The Inquirer-Home

Facebook's Android app wants to access your text messages

To confirm a user's phone number, it claims
Tue Jan 28 2014, 15:34
facebook-mobile-blue

SOCIAL NETWORK Facebook's latest app update for the Android mobile operating system asks for access to your text messages.

According to Facebook's Android app permission webpage, Facebook claims that the reason it requires access to text messages is to connect phone numbers with accounts.

If you add a phone number to your account, the Facebook post explains, "This allows us to confirm your phone number automatically by finding the confirmation code that we send via text message."

Still, users are worried that, even though Facebook promises it will access their SMS data only for connecting phone numbers, it's a little too intrusive and could lead to their personal details being compromised.

Security researcher Tony Calileo was one of the first to notice the update feature.

"Like most people, I blindly clicked 'accept' when prompted for new permissions on Facebook's Android App update today (Jan 27)"

"Something caught my eye, and after I cancelled the update, I took a screenshot."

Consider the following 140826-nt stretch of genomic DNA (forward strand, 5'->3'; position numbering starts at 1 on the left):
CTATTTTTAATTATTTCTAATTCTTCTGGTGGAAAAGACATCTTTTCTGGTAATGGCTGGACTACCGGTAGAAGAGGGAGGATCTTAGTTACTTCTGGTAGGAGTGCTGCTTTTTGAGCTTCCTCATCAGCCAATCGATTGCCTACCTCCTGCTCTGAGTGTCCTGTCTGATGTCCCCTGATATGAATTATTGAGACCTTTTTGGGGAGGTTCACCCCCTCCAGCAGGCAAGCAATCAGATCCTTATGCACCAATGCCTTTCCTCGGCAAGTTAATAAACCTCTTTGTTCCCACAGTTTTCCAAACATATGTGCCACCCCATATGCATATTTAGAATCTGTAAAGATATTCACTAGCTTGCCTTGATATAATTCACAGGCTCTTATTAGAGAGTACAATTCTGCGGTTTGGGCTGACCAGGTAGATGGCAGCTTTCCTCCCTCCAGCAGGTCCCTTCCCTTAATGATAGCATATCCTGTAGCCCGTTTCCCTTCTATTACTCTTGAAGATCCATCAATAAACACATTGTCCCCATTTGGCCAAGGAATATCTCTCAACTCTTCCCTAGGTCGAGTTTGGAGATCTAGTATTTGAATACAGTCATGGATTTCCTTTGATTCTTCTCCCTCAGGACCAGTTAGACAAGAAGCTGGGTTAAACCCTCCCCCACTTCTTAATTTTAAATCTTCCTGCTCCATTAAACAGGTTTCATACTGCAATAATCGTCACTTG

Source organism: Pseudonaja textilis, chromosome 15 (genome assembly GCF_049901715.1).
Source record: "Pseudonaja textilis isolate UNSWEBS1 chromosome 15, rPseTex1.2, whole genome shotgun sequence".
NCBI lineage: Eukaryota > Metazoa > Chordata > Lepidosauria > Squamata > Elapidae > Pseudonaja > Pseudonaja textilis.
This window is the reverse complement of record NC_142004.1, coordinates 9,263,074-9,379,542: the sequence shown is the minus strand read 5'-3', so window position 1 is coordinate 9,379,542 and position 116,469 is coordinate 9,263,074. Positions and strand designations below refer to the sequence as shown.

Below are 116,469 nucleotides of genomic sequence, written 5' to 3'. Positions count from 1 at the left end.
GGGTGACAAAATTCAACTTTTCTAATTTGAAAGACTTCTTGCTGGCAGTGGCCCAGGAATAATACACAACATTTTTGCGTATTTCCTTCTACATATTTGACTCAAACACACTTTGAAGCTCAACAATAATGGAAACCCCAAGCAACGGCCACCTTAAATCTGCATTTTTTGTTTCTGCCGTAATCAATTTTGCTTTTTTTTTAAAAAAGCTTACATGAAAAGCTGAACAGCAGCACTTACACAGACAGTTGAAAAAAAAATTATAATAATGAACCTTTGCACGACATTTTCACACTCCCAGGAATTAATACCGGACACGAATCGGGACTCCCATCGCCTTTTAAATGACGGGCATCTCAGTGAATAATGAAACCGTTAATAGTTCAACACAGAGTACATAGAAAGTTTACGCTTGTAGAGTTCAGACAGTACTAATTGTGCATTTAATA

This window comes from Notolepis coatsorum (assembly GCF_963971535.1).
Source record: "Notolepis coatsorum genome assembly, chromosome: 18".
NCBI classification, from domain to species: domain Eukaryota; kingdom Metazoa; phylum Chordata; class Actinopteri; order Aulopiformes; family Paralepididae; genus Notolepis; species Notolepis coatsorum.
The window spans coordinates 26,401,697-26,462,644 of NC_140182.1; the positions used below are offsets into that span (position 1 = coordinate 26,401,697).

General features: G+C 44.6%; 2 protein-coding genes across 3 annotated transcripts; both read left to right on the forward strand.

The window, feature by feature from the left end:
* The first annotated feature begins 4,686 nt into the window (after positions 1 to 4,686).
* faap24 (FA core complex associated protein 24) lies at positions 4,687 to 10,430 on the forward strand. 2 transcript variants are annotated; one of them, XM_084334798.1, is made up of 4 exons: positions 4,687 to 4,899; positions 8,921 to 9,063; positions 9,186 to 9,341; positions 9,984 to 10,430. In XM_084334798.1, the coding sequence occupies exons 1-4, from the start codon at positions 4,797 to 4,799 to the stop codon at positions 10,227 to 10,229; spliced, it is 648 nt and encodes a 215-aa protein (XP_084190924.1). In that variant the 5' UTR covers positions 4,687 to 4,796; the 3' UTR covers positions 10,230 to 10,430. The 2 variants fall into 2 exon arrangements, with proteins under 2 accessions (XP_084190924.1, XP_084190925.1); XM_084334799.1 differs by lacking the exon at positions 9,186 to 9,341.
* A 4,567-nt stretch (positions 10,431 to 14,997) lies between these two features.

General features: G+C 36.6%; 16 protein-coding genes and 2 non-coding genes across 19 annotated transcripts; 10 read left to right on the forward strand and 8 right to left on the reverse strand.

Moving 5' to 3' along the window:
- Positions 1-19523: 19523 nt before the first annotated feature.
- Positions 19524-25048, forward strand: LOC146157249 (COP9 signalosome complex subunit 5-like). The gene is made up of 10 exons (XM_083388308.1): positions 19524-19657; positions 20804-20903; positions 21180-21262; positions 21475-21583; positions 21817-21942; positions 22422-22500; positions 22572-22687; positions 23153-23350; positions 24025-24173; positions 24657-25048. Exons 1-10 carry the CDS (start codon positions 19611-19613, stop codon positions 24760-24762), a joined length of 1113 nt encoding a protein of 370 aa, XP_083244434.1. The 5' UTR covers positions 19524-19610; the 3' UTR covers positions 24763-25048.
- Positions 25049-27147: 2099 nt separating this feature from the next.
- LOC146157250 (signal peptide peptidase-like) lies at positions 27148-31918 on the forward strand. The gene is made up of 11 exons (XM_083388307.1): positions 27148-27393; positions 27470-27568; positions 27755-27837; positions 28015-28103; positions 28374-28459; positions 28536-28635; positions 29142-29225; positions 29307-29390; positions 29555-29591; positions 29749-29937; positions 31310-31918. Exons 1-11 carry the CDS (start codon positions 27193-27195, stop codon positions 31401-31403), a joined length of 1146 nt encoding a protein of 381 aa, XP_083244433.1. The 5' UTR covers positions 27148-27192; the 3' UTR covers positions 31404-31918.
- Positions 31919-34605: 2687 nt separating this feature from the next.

Calileo warns that users should stick with the old version, get rid of Facebook on Android, or accept that they've got access to every one of your text messages, call log, your personal contact card, the names of whatever other apps you're using.

This isn't the first time that Facebook has alarmed its users concerned about their privacy. The social network irked its users last October by removing the ability for people to remain anonymous in searches on the website.

This feature had allowed users to remain anonymous during searches, and with the most secure setting switched on users could ensure that people typing their name would not see that they had an account on the website. µ

 

Share this:

blog comments powered by Disqus
Advertisement
Subscribe to INQ newsletters

Sign up for INQbot – a weekly roundup of the best from the INQ

Advertisement
INQ Poll

Dead electronic devices to be banned on US-bound flights

Will the new rules banning uncharged devices be effective?